On our street the neighborhood children have been buying and selling things. It started as an idea for raising money for a charity project at one of the schools, and it has evolved into a new diversion.
It’s been interesting to see the things children value, but it’s also been interesting to see the approaches to selling and bartering. Last night at the dinner table our children related that there was something very precious that one of the children was selling– very rare and worth a lot of money. It cost fifty cents. When we asked what it was, they said it was an award pin that the neighbor child had won because of some academic achievement at school.
If it’s so precious, why does he want to sell it? They weren’t sure. Finally David said slowly, “Maybe he doesn’t really think it is valuable.” We talked about how sometimes people don’t understand the value of something (like an award pin, which has significance to the person that earned it, but not usually intrinsic value)
They were surprised that the Bible talks about selling and trading, about taking advantage of poor people, about deception as a buyer and seller. It has been a good ongoing conversation about value and love.
How do my thoughts and actions reveal what is important to me?Truth be told, many of my thoughts and actions revolve around my self and my own comfort. Praying that my priorities would reflect God’s priorities.
This is not related, but I am curious. When did you start allowing your children to play with neighborhood children? We have some pretty rough kids in our neighborhood, but some sweet ones too, and my eldest has been wanting to play with some of them. I know that well before 5 I was playing with the girl across the street, but for my own kids it makes me nervous.
Nicole, I think every neighborhood and Christian family is different. This is the first neighborhood we’ve lived in that had children to play with, really. They don’t go into other people’s houses (I’ve made exceptions), and I usually am outside while they play (we live on a cul de sac so they ride bikes in the street, usually). Our goal is to make sure they’re spending far more time with kids from Christian homes, and I’m picky about even that.
That said, I think that we must use similar principles that we use when evaluating our own friends. The Bible is clear that our close friendships should be with other believers– wise believers. So friends are a top priority for us. It is a matter of earnest prayer. We pray for friends their own age, but we also pray about friends who are a little older, who wield enormous influence. We choose our adult friends with our children in mind. I will sacrifice to make sure they’re at events with other Christian kids. I believe strongly that God will provide good friends for our children (he always makes a way of escape) but I think it needs to be a priority.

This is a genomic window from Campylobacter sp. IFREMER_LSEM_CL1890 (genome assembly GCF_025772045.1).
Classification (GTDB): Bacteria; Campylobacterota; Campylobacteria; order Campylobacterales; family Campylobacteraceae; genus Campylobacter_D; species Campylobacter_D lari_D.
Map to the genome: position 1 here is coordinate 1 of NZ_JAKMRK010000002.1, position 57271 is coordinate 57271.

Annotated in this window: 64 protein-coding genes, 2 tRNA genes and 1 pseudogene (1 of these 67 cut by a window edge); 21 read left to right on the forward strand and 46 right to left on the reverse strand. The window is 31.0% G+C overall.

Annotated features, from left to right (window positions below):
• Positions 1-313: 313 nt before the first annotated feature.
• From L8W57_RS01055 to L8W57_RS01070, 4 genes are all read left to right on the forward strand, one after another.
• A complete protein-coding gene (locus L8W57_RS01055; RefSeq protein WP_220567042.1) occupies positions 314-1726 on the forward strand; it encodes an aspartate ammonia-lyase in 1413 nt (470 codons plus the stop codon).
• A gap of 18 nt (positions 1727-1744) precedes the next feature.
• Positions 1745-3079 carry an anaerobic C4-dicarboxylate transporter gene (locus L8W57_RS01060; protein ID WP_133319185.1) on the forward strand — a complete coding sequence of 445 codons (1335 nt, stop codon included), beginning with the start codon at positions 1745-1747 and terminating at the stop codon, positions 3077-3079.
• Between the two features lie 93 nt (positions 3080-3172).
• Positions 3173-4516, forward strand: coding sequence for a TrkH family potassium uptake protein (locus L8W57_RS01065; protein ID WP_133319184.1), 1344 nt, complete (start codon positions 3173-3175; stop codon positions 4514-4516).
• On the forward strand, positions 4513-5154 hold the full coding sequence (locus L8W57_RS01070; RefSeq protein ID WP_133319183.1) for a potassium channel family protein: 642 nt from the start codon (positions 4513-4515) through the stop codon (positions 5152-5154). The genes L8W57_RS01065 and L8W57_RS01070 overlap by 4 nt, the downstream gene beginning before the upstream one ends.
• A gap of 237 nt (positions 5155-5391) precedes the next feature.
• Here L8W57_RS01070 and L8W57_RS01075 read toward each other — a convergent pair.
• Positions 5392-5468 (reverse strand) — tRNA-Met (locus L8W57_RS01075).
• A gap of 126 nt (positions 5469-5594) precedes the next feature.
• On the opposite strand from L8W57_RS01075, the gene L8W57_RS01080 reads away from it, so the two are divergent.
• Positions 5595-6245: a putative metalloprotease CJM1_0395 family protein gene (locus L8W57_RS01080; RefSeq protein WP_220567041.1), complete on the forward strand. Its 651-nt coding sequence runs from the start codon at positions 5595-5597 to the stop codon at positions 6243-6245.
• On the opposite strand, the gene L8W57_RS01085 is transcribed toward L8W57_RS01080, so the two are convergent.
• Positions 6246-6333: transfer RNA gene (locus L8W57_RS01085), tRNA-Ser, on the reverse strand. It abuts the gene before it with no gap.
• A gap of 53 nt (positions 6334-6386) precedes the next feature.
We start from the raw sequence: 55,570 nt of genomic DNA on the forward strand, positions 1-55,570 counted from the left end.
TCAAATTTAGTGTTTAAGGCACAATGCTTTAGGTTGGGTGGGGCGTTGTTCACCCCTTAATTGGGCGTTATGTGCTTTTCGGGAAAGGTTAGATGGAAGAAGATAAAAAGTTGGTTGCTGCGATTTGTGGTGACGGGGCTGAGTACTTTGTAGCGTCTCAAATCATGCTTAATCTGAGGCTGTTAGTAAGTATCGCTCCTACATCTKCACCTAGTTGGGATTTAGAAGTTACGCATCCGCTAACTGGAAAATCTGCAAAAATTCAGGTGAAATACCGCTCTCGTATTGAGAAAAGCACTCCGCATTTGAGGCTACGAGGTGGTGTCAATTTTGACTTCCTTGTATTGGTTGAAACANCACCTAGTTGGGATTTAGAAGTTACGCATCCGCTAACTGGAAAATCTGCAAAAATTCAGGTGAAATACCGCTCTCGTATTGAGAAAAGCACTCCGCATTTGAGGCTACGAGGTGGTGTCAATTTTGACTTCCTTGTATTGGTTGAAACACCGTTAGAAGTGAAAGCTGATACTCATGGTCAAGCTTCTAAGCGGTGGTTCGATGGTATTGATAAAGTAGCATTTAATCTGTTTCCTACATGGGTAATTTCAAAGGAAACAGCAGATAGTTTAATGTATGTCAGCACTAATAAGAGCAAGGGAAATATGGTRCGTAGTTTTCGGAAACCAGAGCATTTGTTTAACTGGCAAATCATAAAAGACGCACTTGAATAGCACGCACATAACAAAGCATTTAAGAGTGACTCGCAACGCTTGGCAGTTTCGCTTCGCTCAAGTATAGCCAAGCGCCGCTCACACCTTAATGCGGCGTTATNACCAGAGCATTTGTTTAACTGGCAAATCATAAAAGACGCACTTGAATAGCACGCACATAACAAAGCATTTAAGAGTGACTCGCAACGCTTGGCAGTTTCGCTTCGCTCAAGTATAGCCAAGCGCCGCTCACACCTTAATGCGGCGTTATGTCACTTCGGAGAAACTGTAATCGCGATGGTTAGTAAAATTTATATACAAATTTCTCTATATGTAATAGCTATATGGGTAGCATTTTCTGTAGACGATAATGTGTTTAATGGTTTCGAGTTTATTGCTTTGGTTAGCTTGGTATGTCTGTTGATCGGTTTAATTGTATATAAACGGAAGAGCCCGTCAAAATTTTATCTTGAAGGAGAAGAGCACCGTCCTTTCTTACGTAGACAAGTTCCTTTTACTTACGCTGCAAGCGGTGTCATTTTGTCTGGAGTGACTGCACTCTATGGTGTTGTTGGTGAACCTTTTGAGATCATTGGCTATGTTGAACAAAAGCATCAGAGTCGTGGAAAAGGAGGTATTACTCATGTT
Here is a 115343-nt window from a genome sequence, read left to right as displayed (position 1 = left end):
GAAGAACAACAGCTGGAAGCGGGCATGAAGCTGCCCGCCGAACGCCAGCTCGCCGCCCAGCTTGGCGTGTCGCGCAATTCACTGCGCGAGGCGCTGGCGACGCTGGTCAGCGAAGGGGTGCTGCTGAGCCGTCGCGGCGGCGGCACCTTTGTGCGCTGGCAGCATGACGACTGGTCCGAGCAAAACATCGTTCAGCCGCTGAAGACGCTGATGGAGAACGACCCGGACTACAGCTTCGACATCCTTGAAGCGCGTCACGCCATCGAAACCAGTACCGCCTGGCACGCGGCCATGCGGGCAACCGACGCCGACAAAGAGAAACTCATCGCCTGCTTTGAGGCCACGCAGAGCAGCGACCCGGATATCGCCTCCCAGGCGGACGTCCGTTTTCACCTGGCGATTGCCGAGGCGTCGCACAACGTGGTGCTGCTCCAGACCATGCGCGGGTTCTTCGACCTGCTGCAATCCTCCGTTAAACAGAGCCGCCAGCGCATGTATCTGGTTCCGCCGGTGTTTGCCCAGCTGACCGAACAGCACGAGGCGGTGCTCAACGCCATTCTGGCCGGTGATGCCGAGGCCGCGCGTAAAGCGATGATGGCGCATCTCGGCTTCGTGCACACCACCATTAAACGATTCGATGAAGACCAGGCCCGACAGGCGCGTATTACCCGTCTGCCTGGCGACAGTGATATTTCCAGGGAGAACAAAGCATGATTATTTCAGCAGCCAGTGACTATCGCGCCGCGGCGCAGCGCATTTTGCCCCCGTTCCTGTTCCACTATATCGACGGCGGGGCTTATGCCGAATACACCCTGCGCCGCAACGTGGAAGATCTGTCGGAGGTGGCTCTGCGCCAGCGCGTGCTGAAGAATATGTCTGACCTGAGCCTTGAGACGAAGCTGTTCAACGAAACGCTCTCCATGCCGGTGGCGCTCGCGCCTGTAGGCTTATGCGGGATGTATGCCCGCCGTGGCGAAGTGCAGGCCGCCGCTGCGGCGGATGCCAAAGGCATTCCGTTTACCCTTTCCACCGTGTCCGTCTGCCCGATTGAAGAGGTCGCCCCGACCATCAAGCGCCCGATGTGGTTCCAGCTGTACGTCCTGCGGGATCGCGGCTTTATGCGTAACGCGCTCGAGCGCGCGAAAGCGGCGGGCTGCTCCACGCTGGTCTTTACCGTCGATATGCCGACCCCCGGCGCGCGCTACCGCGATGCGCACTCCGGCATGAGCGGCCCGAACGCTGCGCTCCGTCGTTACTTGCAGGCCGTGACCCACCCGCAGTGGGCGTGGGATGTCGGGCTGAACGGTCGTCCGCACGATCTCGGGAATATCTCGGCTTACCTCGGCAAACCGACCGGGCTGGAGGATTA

I have been thinking on the friend thing a lot lately. I spend a lot of time in N’s classroom (on purpose) and I have noticed I am not that impressed with the girls she claims is her ‘best’ friend. They are 4 and 5 so I realize there is a lot of maturing to go on, but still, the behavior habits are not good. I haven’t felt it is time to come down and so ‘no’ to the friendship, but I am less prone to wanting to set up playdates with the child and such. My goal this summer is to set up playdates with kids in the class who come from solid families and see how those play out. Sadly, all but one are boys, and we’re getting to the age where we don’t want to play “boy things.” Thankfully, we have church friends who are girls, but they live far so that requires more planning.
I think allowing interaction with neighborhood children outside while I am there is good. I recall things I saw and heard in people’s homes as a child I don’t want my girls seeing or hearing. . .
Sorry, thanks for letting me ramble 🙂
A little off topic, but I have noticed our kids, especially our CEO daughter wanting to make things to sell. She is constantly coming up with things to sell. Some good (like bookmarks) some not so good (like kleenix that she monograms with the sewing machine (sans thread):) I struggle with the idea of selling these things as I’m not sure this might be taking advantage of children who might give her a quarter or two for something I think is worth a penny at best, yet I like the idea that she is entrepreneurial and struggle with discouraging her in that. Part of me doesn’t want her hurt when people reject her creation as well. So far I’m not doing a very good job of instructing her in this area. Any help? I like your idea of going to the scriptures regarding buying, selling, bartering. Did you find many of those in Proverbs?
Laura– There’s a lot in Proverbs. I’ll see if I can compile the ones we talked about.